Indonesia gets Tough on Promoting Exclusive Breastfeeding

Excessive Formula advertising is one of the factors that negatively impact exclusive breasfeeding in Indonesia.

Indonesia is known for having the largest Muslim population in the world. However, despite the strong recommendations to breastfeed in Islam, there is a low prevalence of exclusive breastfeeding for newborns. Exclusive breastfeeding means that the baby only receives breastmilk and no additional food, water or formula. Generally, it is recommended to exclusive breastfeed for a minimum of 6 months. Recognizing the social and economic benefits of breastfeeding, the Indonesian government has recently implemented several new regulations to get more mothers to breastfeed their infants. Health Ministry Director-General for Nutrition and Maternal and Infant Health Slamet Riyadi Yuwono stated, “As soon as possible after delivery (with the exception of emergencies and special medical conditions), healthcare workers are required to help mothers initiate breast-feeding for at least one hour.” Issued on March 1, 2012, these laws require medical facilities and healthcare workers to promote breastfeeding to mothers and imposes tough rules on the use of infant formula for newborns. These regulations are a part of the 2009 Heath Law which stipulates that every child has the right to be exclusively breastfed for the first six months of life to achieve optimal growth. Non-compliant healthcare workers may receive administrative sanctions in the form of written warnings, verbal warnings, and/or license revocation. Also, formula cannot be offered, unless prescribed by a physician. All forms of advertising is prohibited, such as free samples, discounts and sales bonus compensation Currently, the Ministry of Health is discussing regulations to hold formula manufacturers and distributors accountable for violating the law, and not promoting exclusive breastfeeding for the first 6 months of a newborn’s life.  Please Follow my Blog by Email and Help Spread the Barakah of Breastfeeding!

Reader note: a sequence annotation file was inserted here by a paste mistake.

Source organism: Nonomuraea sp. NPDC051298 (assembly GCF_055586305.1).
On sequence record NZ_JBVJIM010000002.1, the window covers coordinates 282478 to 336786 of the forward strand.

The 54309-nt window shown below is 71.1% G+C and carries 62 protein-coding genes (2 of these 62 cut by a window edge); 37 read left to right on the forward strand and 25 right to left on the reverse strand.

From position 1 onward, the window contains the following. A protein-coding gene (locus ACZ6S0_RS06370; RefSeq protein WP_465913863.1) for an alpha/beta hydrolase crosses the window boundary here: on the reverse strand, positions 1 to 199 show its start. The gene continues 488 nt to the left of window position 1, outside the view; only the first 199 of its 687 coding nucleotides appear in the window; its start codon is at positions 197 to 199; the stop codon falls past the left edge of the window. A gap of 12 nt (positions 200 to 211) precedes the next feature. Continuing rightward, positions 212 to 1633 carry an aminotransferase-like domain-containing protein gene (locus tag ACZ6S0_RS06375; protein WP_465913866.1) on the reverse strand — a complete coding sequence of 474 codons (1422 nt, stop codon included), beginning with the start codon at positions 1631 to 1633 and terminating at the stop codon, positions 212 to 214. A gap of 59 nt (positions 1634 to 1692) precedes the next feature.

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3 thoughts on “Indonesia gets Tough on Promoting Exclusive Breastfeeding

  1. It depends on the majority of mothers, I guess. Where I live, many mother choose not to breastfeed even though they are perfectly capable of doing so. Should these moms be forced to breastfeed?

  2. I love this quote right here: “Also, formula cannot be offered, unless prescribed by a physician. All forms of advertising is prohibited, such as free samples, discounts and sales bonus compensation. Currently, the Ministry of Health is discussing regulations to hold formula manufacturers and distributors accountable for violating the law, and not promoting exclusive breastfeeding for the first 6 months of a newborn’s life.”

    I think breastfeeding would be more popular among young moms if they became truly educated about it, rather than looking at the so-called “ease” of using formula which isn’t as easy as breastfeeding at all! Formula treated as a prescriptive medicine…wow…revolutionary, but then the “what if” part of my mind goes, “what if someone was watching a child or the mother passed away, and they didn’t have enough expressed milk to feed the child?” To have to go to a doctor to get a prescription for food for a hungry child seems pretty awful then…but that’s the only scenario that I can think of! 😀 Then again, there’s the loss tradition of having a wet-nurse…the beautiful miracle of breastfeeding can’t be denied! Go Indonesia!

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